The pandemic has brought greater awareness in communities and across the country about the myriad challenges that community colleges face, from access to technology to childcare. It has prompted many colleges to listen more carefully to students to determine their needs and to make improvements.
At this week’s 2020 Virtual ATE Conference, participants heard first-hand from a group of community college students on how to improve instruction, particularly during the pandemic. They were among 35 current two-year college students and recent graduates whose scientific posters about research or special academic projects were displayed during the conference.
The meeting marks the 27th year that the American Association of Community Colleges has hosted Advanced Technological Education (ATE) grantees with support from the National Science Foundation. And despite the conference being held virtually because of the pandemic, 1,050 people registered — surpassing 900 last year — and have participated in interactive remote sessions that have included panel discussions, technology demonstrations, video summaries of more than 250 funded projects and centers, and the student poster session.
‘Keep reaching out’
In the discussion moderated by Donald L. McCoy, a K-to-college STEM educational consultant, the students shared their COVID-related experiences and offered faculty advice for keeping students’ learning on track during the pandemic.
“It was very challenging in the beginning,” said Alexis White, a student in the IT Flexible Apprentice program at Columbus State Community College (Ohio). During spring semester, she had to deal with illnesses among relatives and close friends. White struggled a bit academically without in-person interactions with instructors, but she persisted to finish the semester “on a good note.”
This fall, White is enjoying the live, online sessions that one of her professors holds weekly to review material and take questions. She appreciates that he goes into elaborate detail when responding to questions to ensure that students understand.
White’s advice to faculty is: “Keep reaching out to students as much as possible.”
As an international student, Benjamin Abneri Nnko had to deal with an additional layer of uncertainty about whether he could stay in the U.S. when COVID precautions required online delivery of all his classes.
“School has been fantastic. They’ve done everything they can do to make the transition easy,” he said.
A 2018 graduate of Gateway Community College (Connecticut), Nnko is pursuing an electrical engineering degree at the University of Bridgeport (Connecticut) and hopes to pursue a career in power generation. His scientific poster shown at the conference details the prototype machine that he and Gateway classmates created; it combined additive and subtractive manufacturing and required coding in three software languages.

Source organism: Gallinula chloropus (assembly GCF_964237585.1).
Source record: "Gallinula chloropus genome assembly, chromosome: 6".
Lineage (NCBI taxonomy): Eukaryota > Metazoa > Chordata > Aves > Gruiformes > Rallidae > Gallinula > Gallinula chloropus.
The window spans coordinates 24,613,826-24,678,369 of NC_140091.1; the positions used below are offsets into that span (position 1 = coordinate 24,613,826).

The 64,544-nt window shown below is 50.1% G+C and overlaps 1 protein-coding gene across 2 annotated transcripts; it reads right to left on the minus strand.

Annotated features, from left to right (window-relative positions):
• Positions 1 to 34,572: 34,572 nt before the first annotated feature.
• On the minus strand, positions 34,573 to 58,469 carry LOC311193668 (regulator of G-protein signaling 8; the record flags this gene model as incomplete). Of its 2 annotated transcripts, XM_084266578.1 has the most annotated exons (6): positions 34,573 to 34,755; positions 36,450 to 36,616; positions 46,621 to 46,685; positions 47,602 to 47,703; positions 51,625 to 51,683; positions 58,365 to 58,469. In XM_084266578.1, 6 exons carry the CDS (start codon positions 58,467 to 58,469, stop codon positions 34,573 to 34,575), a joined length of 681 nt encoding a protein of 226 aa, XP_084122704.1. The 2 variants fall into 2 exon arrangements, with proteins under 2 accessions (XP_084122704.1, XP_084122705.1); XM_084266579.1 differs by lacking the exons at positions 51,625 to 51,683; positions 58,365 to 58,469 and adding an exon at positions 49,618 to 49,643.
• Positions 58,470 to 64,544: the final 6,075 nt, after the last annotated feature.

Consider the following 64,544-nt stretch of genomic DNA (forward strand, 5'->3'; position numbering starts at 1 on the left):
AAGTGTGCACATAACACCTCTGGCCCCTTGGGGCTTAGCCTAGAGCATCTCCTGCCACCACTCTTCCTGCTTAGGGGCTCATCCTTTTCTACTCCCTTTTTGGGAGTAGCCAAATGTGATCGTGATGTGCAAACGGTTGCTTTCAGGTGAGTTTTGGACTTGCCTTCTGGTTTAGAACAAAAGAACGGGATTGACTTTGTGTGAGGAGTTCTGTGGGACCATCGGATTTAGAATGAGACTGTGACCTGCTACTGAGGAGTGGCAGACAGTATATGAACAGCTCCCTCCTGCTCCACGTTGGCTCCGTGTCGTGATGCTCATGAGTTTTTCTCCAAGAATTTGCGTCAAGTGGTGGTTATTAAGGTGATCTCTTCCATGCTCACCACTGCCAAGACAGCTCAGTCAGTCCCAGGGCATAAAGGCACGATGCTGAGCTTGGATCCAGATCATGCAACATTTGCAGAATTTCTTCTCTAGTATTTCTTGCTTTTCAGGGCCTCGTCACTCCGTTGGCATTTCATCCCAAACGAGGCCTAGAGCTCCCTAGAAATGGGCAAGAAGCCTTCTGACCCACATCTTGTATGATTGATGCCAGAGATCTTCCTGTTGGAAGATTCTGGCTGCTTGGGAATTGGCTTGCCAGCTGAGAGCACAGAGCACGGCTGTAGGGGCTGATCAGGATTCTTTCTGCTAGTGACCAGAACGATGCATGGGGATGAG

Nnko said he misses the hands-on lab experiences that are part of many STEM classes, but he encouraged faculty to create, when possible, “an interactive environment for students.”
Sophia Ibargüen, a biology major at Pasadena City College (California), reported that professors of her fall courses — including organic chemistry — had adjusted the lab components of their courses to allow students to safely do assignments in their kitchens.
Ibargüen’s poster about “Curbing the Adverse Effects of Transitioning STEM Classes to Remote Format” highlighted a food lab, a dry lab and surveys designed to engage students. The poster is based on research she did during a virtual internship this summer when she worked remotely with people around the country on a collaboration to modify lab courses for remote delivery. The Micro Nano Technology Education Center, a new ATE center at Pasadena City College, is using the group’s research.
Ibargüen urged faculty and administrators to offer extracurricular activities like virtual undergraduate research experiences to help students boost their resumes and make them more competitive.
“It’s not going to be an easy transition, to be sure, but I’ve seen it can only benefit the students as well as the faculty in terms of their growth in virtual skills,” she said.
Starting on a second career
From a distance, it might seem that Jeff Robertson, a 20-year Coast Guard veteran, would not be fazed by COVID-19. But when schools and daycare centers closed in March, he was the adult left to watch four children — ranging in age from one to 11 — when his wife’s and his sister’s workplaces stayed open.
He acknowledged it was a struggle to keep up with the kids and his big course load at the University of North Georgia. In 2013, Robertson earned an associate degree from Bishop State Community College (Alabama) while serving in the Coast Guard.
The environmental and spatial analysis major said his desire for a second career that solves environmental problems was influenced by the NSF scientists he met while on Coast Guard duty in Antarctica. His conference poster shows the extensive research he has done in collaboration with a university professor and government scientists using geospatial modeling to identify probable locations of sinkholes.
Given the powerful motivation he’s experienced investigating environmental questions, Robertson suggested community college faculty give students authentic research opportunities or connect them with people working in the career fields that interest them.
“Find somebody (with whom) they can get on a project and see results from that project,” Robertson said.